This past Saturday was filled with lots of excitement—those of you who were waving Mexican flags up and down Mission Street in San Francisco or partying in the Rose Bowl in Pasadena know what I’m talking about. After the final, a portion of La Pelanga crew carried on the great night with Joe Bataan, the king of Latin soul who performed at Yoshi’s SF.
Best known for his anthem Ordinary Guy, Joe Bataan is by all means a man of the people. Each time I’ve seen him he is more than happy to greet you before and after his shows, take pictures and sign records. In fact on this particular trip out to San Francisco he did separate meet and greets at the Bayanihan Community Center (Filipino community center in S.F.) and Milk bar. Even in his senior years the man still has juice, which is no surprise considering he once was a leader of a Puerto Rican gang in East Harlem—and he’s not even Puerto Rican. He had the half Latino, half Filipino crowd up on their feet dancing and soul clapping the whole night. His success of merging of R&B with Boogaloo, Mambo and Salsa in my opinion would never be possible without his voice. At first listen it sounds flat, somewhat scratchy and well ordinary, but if you continue to listen you’ll find his voice is one of kind. It’s full of that down to earth soul, that just sinks into you and comforts you like smelling your mom’s favorite dish. One of the early songs he performed was Ordinary Guy-Afro Filipino, (his 3rd version of Ordinary Guy) and you’ll get just what I mean from the opening “Ahhhh….”.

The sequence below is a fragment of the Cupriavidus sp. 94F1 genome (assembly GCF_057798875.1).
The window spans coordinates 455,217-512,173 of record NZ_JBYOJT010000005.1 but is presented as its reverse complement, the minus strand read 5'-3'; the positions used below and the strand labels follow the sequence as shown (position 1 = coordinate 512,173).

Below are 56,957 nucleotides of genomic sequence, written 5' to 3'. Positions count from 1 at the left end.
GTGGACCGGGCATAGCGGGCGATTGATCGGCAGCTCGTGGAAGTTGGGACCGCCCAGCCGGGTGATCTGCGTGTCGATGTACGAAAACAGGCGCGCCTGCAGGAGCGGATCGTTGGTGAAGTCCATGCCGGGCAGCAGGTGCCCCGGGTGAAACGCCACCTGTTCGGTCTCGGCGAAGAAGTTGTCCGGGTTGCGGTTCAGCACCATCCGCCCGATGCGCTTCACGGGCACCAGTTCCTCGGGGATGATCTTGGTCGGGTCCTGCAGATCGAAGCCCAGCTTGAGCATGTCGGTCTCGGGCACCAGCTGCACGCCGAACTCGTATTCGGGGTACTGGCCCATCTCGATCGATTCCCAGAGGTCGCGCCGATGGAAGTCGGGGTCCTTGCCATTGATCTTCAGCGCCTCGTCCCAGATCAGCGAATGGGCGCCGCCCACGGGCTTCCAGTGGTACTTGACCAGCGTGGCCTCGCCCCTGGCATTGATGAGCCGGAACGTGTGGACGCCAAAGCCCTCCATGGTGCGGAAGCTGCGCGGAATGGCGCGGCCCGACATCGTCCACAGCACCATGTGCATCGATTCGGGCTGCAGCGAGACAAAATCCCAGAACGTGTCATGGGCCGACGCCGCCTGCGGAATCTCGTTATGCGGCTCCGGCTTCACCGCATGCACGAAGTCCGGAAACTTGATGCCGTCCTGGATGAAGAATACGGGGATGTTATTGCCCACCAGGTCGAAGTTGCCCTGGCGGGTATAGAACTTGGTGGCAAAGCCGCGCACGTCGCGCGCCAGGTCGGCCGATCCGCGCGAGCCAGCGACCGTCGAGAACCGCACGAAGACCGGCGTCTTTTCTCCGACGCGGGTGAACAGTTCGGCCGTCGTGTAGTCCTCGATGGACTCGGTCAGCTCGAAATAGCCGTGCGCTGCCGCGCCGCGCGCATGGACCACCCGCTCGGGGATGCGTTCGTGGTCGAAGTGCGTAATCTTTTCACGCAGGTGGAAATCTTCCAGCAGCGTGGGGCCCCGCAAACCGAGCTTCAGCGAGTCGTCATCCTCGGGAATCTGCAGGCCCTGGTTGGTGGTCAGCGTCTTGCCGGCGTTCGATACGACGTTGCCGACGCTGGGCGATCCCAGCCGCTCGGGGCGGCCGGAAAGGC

His music was always progressing and breaking new ground starting with boogaloo in the 1960s and going all the way to disco-hip hop (it’s argued that he wrote the very first rap song, Rap-O-Clapo). But it’s really his classic ballads that those out here on the West Coast latched onto. What some call oldies, his ballads are still played out of every classic Impala and essential to any good low-rider mix-tape. Personally for me, this music strikes a deep chord. Songs like I Wish You Love from Saint Latin’s Day Massacre, which he also performed, fall into that special category for my sweetie and I. We’re not alone of course. His music has played at countless weddings, (I’m sure our fellow pelanguero, DJ Smokestack will have Joe Bataan playing at his wedding next Saturday), and it will definitely be playing at mine one day.
The one unfortunate thing about seeing Joe Bataan now is that he no longer performs with the same incredible Puerto Rican bands that he did from his days on the Fania label. It was common with these Latin Soul records to have songs both in English and Spanish which helped create appeal to a wider audience. Though Joe Bataan would occasionally sing in Spanish he would also have guest salseros or members of his band handle Spanish vocals. For example on this same Saint Latin’s Day Massacre album we get an incredible bailable like Charangaringa. Sadly it’s these songs that we no longer get to hear live, but to be honest I wasn’t disappointed. The man is still extra-ordinary.